Demand Shocks and Intertemporal Coordination: A Two Country Model
The effect of demand shocks is studied within an economy characterized by a temporally articulated production structure and bound by rational agents. Hicks' (1973) model is extended in order to include trade between two economies with demand links. This allows to tackle issues as the transmission of shocks and the coordination of monetary policies. By means of numerical simulations the author shows that because of irreversibilities, temporary demand shocks trigger disequilibrium dynamics with permanent effect on the economy. Market imperfections, namely a certain degree of wage and price stickiness, prove necessary to avoid the implosion of the system. An accommodating monetary policy, by softening financial constraints, is effective in stabilizing the economy. When considering trading economies, a certain degree of openness has positive effects, and independent monetary policies may in some occasions be desirable.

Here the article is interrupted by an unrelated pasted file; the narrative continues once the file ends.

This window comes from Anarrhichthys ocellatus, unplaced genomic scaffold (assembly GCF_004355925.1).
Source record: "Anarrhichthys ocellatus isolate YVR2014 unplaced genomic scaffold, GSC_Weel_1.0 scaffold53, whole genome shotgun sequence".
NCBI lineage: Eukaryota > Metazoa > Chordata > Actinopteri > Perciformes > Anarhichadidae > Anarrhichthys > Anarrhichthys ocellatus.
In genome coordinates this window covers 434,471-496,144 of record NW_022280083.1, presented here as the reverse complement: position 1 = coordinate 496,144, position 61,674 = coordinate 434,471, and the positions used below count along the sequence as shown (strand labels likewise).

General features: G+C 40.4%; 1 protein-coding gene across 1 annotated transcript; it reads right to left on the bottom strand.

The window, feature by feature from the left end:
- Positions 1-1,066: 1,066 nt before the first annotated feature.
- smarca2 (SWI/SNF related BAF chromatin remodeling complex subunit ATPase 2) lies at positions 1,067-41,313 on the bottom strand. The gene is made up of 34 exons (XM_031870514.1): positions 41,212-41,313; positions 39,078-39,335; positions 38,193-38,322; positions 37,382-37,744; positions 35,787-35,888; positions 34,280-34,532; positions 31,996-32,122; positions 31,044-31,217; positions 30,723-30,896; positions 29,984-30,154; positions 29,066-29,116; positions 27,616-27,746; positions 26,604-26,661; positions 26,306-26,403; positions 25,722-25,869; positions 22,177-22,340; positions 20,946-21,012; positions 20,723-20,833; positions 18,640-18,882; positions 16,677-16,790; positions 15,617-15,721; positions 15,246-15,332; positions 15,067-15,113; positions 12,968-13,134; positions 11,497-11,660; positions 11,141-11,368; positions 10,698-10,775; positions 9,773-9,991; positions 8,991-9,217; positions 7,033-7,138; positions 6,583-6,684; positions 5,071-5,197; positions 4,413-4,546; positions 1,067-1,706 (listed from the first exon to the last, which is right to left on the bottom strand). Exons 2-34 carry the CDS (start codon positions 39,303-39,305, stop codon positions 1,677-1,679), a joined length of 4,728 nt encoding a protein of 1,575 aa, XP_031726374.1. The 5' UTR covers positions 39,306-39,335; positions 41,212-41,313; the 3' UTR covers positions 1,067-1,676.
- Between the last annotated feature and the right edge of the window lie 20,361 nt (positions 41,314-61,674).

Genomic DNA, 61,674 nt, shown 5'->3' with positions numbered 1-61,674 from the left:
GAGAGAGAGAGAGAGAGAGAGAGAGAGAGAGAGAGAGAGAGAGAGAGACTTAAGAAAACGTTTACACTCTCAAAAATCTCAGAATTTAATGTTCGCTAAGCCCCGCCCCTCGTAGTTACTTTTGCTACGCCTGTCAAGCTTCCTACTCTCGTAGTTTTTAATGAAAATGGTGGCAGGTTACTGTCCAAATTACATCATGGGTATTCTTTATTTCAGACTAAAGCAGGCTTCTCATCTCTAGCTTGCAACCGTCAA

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Volume (Year): III (2005)
Issue (Month): 2 (May)
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